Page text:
The 1080p 1.33 X 1 digital High Definition image transfers can sometimes show the age of the materials used. As shot on 35mm film, this is far superior a transfer to the previous DVD release of Genesis and is even more revealing than expected. Planet looks as good, though both also have their share of old-looking matte work and some optical printing here and there. Both also were originally monophonic productions and are both here in DTS-HD MA (Master Audio) 2.0 Mono lossless mixes.

There are sadly no extras, though this arrives as John Saxon's passing has happened as we post, so we should dedicate this to him.

Next, we finally catch up with the dark revision of the Archie Comics universe by way of David Lynch (albeit in a lite way) with Riverdale: The Complete Fourth Season (2019 - 2020) as the title suburb that has made many generations laugh for many, many decades is suddenly a semi-death trap. Back in the day, it would have looked like a spoof on a TV skit show, but now, this kind of dowdy revisionism plays to a young audience and the result here is a hit.

Archie (AJ Apa) now had to deal with being haunted by dead people, having bizarre dreams that tell him of things happening in his real life and the rest of the gang is still here, even if the soda shop is not. I have to admit I was not impressed with what little I saw when this debuted and more now than then, keep laughing unintentionally at the writing and storylines because versus the fun and true humor of the original comic books, the so-so radio comedy from back in the day and the several animated series the sadly defunct Filmation Studios made (the original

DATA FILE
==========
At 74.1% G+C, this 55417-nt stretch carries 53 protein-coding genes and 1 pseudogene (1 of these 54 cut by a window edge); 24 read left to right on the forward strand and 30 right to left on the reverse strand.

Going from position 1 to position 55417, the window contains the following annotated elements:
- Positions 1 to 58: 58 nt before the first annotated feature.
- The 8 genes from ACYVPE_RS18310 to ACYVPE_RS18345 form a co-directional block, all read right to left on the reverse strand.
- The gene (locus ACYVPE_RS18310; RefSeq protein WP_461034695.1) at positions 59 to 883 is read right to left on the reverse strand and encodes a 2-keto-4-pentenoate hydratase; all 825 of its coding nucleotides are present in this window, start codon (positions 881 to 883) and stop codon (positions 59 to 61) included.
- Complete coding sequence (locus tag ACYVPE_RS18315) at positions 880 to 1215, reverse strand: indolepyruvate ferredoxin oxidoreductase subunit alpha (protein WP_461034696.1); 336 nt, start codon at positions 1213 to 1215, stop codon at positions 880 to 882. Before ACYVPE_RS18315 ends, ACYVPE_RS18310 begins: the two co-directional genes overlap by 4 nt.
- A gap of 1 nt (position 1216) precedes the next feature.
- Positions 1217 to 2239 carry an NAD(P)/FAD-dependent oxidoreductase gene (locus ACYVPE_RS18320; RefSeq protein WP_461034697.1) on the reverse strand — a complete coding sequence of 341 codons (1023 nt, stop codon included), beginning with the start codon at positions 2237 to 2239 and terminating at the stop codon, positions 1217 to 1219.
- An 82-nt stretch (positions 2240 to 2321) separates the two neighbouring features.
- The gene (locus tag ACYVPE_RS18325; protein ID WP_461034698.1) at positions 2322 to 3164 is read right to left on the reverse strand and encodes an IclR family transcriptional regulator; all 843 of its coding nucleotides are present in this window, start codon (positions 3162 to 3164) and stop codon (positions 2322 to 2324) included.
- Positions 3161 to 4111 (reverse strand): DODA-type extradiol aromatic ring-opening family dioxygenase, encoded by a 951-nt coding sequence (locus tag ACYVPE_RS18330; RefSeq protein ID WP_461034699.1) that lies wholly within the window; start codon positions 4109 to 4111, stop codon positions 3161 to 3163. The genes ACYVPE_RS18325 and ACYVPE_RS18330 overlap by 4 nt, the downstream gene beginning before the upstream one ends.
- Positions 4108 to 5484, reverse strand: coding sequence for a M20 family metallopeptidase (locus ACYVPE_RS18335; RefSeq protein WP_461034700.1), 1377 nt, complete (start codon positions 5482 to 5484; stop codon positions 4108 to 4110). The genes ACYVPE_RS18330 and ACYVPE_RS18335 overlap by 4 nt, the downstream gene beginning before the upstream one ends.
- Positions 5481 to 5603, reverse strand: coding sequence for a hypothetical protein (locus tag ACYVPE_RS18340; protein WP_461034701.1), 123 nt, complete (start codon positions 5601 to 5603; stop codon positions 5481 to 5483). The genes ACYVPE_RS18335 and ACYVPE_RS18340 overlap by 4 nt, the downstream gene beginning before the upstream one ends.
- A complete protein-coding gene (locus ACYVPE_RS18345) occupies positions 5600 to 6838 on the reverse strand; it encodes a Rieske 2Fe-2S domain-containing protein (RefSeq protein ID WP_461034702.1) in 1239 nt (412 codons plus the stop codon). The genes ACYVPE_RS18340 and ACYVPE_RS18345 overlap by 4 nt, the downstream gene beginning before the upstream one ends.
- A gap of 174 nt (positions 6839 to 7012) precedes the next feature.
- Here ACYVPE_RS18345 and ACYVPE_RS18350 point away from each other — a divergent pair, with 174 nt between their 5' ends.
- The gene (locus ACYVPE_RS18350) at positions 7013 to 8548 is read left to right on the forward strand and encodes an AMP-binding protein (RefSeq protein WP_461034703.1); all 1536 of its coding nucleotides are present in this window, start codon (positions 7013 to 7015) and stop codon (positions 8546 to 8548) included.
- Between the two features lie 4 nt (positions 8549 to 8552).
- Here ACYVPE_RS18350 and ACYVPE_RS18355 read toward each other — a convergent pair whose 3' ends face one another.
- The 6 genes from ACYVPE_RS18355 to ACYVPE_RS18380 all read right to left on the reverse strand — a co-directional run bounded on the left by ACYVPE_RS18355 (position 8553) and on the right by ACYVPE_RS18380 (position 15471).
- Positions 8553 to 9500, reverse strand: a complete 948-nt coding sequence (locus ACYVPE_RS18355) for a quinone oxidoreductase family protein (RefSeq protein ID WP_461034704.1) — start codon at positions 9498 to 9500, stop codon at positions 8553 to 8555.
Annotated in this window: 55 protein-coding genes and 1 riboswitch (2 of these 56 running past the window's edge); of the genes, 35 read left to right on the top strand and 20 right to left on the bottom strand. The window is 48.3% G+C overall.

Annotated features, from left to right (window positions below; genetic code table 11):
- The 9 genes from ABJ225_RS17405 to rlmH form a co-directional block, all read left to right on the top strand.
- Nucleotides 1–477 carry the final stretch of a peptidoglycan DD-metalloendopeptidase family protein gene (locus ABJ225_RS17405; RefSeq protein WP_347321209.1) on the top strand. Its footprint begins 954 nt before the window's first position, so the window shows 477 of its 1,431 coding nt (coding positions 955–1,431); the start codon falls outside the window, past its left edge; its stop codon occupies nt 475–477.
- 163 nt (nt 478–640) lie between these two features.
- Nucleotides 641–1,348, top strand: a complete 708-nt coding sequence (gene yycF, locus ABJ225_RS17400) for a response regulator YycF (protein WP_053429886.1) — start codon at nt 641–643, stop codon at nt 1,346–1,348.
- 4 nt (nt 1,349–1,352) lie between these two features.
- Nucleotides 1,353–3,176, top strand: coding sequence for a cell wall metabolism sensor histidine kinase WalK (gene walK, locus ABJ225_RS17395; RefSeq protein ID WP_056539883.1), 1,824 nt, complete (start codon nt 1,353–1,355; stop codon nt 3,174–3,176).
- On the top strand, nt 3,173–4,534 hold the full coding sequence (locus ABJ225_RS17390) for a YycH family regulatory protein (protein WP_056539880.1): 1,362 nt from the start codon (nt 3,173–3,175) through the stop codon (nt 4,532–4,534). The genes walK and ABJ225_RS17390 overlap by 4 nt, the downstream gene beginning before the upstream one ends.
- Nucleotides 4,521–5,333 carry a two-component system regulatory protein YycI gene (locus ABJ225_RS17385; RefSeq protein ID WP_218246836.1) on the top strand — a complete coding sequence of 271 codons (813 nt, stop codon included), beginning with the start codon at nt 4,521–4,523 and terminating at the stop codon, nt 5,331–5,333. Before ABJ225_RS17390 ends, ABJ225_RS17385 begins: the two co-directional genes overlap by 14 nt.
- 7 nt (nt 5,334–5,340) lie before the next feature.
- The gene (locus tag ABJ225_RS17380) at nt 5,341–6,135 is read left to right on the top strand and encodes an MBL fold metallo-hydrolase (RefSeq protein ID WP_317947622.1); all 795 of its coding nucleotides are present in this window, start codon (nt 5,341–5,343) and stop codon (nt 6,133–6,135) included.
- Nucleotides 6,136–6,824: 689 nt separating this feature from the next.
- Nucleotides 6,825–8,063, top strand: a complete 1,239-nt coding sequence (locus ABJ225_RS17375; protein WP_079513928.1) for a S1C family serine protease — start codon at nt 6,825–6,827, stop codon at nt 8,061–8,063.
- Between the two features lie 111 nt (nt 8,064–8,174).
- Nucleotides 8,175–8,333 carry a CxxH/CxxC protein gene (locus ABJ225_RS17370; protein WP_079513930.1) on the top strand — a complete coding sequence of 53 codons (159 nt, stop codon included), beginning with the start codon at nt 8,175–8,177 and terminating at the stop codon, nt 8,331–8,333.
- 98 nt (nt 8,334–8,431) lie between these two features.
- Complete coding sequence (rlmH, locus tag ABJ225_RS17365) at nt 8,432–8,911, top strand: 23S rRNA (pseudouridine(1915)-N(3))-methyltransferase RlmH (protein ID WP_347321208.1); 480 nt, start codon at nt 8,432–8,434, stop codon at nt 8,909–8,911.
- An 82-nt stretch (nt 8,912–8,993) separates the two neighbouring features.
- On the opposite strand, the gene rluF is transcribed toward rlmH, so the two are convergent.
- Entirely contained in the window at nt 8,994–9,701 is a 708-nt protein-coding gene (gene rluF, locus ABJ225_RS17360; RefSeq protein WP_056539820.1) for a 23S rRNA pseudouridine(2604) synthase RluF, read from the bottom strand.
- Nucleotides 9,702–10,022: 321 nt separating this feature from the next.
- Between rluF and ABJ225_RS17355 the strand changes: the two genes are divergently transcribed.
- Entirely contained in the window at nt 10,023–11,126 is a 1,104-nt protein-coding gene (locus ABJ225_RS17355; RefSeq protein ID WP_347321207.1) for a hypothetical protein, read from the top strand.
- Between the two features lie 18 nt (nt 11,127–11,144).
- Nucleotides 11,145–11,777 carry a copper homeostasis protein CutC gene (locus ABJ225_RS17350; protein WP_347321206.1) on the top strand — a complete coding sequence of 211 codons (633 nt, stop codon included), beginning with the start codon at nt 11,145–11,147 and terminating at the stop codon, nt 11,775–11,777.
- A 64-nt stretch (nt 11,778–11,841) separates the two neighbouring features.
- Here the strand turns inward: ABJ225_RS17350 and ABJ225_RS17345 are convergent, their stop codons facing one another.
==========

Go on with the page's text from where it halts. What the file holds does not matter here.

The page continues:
Everything's Archie series (like several of the series, reviewed elsewhere on this site) made the #1 hit record ''Sugar, Sugar'' possible and that song is still getting airplay to this day.

In fairness to this show, even if Filmation had limited budgets, the reason this show can be a hit is because the animated series (especially the first one) were so dead on about the original comic books, no series of any kind was going to outdo them or even be able to pick up where they left off. They had great energy and are still hilarious for fans of all ages, and still have more energy than this new live-action show. However, it is consistent enough for what it is, so if the gang has to clothe themselves in the horror genre for a generation, oh well. That makes this show for new fans only.

The anamorphically enhanced 1.78 X 1 image is not bad for the older format and you can see the use of subtle color range, but it is still a dark show visually and it resolves itself better in its native HD playback where available. The lossy Dolby Digital 5.1 has some ambience and sound effects, but is often still dialogue-based. We are certain this would be at least a bit better in a lossless codec.

Extras include three featurettes: Agent Betty Cooper, Mystery At Stonewall Prep and Riverdale; 2019 Comic-Con Panel.